In its Annual Report, the Insurance Brokers Code Compliance Committee (IBCCC) welcomed an increase in the number of brokers that reported breaches and complaints, but had concerns that too many continue to report zero breaches or complaints.
The report noted the increase in the number of Code subscribers reporting breaches follows extensive work from the IBCCC to encourage better reporting practices.
Chair of the IBCCC, Oscar Shub, said that the Committee’s work was having an impact.
“Seeing our work deliver better reporting practices among Code subscribers is rewarding. It shows that our efforts to improve this area have been worthwhile,” Mr Shub said.
“Improvements are commonly gradual and often require a shift in organisational culture, so this small step forward is a measure of success for us.”
In recognising the increase, the Annual Report also noted that many still underreported their breaches or complaints or reported none at all: 175 brokers reported no breaches, while 152 reported no complaints in the 2022 reporting period.
Mr Shub urged these Code subscribers to look to their counterparts and improve their own reporting practices.
“While we were happy to see more report their breaches and complaints, it was disappointing to see so many continue to underreport or report zero,” Mr Shub said.
“This concern remains a serious one. We have put great effort into encouraging better attitudes and practices to compliance and reporting, with some success. But, unfortunately, not all brokers have taken this message on.”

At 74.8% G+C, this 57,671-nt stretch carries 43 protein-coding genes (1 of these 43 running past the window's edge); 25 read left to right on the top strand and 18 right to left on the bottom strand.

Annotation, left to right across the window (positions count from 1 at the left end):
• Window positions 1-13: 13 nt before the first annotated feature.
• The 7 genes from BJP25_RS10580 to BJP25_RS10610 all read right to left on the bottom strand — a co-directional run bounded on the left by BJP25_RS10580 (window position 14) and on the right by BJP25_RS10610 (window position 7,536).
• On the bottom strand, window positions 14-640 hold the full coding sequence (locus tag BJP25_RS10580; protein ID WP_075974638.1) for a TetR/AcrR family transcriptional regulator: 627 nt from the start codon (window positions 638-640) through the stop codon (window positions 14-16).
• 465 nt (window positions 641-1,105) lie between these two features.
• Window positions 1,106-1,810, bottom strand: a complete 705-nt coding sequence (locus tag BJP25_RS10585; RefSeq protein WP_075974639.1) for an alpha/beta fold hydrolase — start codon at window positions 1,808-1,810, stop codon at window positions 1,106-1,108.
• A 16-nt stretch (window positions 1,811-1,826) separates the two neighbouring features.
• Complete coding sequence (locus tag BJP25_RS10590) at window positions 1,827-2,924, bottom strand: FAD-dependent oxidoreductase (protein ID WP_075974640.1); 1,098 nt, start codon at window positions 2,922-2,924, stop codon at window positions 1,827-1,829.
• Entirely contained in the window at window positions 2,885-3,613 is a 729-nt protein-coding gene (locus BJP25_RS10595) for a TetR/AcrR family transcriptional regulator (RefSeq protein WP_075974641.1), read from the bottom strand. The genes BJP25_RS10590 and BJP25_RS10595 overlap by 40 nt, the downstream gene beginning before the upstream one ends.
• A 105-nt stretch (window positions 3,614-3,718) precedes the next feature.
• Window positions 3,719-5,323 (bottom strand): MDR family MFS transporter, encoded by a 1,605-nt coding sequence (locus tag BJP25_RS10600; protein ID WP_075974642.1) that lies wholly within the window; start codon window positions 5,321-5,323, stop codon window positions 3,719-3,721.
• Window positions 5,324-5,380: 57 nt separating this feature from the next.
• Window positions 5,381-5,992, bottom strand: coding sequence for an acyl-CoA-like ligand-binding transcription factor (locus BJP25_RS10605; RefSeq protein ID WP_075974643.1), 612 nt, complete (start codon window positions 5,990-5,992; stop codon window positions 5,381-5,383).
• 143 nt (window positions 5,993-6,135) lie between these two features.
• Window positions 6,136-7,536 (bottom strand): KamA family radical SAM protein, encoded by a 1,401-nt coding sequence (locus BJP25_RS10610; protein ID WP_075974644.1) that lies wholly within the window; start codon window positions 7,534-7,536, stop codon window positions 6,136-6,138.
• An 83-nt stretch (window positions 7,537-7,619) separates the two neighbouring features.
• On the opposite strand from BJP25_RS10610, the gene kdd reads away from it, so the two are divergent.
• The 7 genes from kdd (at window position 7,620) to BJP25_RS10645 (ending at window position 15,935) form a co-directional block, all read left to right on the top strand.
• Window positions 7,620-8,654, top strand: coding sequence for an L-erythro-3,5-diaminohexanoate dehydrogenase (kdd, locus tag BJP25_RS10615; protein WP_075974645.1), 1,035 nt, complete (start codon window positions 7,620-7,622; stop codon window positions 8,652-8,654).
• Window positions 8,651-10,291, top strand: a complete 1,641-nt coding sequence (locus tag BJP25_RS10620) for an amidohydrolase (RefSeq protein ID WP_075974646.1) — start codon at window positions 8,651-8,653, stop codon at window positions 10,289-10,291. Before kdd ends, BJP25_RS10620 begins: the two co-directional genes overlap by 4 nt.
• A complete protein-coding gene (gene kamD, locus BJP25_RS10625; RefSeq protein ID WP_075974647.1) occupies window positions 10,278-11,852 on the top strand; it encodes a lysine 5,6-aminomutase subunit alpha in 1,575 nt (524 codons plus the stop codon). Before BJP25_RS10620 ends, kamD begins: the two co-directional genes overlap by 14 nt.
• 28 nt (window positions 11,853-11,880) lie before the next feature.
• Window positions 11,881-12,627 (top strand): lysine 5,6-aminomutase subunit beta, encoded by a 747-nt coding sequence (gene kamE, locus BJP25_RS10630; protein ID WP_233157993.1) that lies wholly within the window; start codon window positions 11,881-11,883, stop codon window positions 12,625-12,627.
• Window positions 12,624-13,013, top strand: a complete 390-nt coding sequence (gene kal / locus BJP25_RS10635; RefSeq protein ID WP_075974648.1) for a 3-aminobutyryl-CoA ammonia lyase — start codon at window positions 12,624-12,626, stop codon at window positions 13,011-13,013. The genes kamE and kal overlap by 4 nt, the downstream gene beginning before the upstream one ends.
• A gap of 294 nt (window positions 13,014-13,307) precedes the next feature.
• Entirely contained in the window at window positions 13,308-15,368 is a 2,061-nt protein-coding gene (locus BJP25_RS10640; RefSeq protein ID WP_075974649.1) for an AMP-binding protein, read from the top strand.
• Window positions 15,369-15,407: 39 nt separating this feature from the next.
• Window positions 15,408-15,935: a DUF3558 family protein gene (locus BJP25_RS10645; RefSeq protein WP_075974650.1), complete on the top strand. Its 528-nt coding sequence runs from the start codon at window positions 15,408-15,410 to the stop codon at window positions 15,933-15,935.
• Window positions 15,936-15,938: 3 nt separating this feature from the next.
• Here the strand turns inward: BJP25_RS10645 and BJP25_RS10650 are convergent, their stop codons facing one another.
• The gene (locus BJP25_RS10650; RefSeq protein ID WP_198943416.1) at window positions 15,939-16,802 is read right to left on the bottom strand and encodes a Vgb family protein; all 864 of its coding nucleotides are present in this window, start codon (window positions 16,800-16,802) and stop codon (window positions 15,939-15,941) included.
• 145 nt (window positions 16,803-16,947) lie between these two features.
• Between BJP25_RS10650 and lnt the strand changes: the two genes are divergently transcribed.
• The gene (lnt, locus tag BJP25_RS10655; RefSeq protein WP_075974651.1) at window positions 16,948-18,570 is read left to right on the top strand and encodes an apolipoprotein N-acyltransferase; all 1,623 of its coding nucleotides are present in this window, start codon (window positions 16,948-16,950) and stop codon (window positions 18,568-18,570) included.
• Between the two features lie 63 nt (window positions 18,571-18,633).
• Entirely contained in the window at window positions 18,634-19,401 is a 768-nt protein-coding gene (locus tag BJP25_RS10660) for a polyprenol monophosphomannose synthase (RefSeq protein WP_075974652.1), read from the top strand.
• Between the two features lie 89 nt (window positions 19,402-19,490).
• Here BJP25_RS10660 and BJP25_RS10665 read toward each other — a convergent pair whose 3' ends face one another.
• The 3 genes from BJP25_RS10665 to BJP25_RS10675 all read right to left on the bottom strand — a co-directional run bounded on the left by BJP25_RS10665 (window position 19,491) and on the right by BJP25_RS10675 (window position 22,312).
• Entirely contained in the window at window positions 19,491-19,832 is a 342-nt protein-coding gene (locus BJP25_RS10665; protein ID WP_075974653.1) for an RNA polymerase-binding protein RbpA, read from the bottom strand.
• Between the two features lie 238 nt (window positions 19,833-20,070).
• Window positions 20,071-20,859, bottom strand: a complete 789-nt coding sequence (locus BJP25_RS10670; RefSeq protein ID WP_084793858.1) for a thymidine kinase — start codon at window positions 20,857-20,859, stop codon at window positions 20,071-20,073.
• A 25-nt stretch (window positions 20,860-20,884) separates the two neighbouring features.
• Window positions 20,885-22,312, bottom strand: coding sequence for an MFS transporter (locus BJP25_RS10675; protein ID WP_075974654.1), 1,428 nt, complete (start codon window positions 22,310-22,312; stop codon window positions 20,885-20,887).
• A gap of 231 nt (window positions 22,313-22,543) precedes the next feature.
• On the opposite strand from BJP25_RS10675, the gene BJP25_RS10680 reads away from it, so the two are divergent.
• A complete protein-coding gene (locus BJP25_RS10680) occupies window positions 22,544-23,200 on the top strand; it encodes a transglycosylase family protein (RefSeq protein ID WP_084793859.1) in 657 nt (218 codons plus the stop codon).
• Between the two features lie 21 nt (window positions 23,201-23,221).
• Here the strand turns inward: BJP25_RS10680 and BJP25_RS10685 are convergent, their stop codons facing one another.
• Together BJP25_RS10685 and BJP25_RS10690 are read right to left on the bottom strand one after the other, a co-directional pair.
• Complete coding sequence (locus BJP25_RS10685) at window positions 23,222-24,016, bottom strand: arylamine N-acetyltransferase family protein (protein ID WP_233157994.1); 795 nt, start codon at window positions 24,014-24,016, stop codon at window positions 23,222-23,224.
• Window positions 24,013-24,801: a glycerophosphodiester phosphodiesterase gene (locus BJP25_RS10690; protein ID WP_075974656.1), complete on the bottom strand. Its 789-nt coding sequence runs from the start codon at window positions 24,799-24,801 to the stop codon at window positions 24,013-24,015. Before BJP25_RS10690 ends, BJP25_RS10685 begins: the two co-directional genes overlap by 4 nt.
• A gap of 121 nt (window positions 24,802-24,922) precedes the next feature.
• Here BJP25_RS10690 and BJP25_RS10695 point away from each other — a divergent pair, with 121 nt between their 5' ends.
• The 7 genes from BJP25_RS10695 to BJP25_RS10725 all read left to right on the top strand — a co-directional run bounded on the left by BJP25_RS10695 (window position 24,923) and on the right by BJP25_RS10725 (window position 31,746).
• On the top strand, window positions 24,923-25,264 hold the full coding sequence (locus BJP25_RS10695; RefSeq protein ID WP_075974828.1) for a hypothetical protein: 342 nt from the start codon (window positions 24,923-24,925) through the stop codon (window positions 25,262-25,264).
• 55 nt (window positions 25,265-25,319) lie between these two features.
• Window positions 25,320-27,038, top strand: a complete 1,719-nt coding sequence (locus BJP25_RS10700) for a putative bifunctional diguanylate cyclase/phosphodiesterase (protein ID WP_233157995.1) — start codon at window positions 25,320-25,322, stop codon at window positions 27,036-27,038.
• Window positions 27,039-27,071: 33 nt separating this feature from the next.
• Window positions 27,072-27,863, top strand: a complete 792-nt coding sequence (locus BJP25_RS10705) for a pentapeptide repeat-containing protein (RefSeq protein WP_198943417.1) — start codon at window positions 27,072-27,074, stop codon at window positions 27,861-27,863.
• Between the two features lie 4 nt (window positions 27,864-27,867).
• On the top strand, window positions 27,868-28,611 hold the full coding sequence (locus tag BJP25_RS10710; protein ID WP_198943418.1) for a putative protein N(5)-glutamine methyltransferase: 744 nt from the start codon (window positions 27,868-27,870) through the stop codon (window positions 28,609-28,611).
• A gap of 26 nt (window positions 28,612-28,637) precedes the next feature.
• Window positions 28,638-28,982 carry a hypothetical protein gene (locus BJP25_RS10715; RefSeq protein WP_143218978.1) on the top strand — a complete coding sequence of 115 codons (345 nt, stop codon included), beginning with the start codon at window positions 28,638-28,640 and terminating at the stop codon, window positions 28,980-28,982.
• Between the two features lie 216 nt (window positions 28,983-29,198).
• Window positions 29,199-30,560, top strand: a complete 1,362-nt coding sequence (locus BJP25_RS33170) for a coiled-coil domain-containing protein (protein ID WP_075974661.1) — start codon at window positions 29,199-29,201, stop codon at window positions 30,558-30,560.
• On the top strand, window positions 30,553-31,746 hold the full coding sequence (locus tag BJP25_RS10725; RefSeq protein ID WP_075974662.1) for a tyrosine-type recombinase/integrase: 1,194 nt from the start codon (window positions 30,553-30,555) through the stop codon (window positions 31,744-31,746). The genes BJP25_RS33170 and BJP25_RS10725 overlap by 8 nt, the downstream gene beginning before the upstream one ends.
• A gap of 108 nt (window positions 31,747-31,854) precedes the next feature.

Mr Shub emphasised that reporting zero breaches and complaints is indicative of an organisation lacking the right systems and processes in place to monitor compliance with the Code of Practice.
“Simply not reporting breaches and complaints is no shortcut to perfect compliance and a good reputation,” Mr Shub said.
The lack of reporting continues a worrying trend within the industry and one that remains a major focus for the IBCCC.
The Annual Report is the IBCCC’s first since the new Code came into effect on 1 November 2022, and it highlights the work the IBCCC undertook in helping Code subscribers implement the new Code, including its obligations for clients experiencing vulnerability.
Mr Shub noted that 2022 was a turbulent year for both brokers and their clients, and the work of the IBCCC helped ensure compliance with the new Code and good outcomes for clients.
“Over the last year, with increased environmental catastrophes and cost of living pressures, we have seen that vulnerability can affect anyone,” Mr Shub said.
“Our work helping Code subscribers integrate the new Code led to an impressive preparedness across the industry.
“Brokers, for the most part, showed that they understood vulnerability and were well placed to meet a diverse range of stakeholder needs. This is a good result that will lead to positive outcomes.”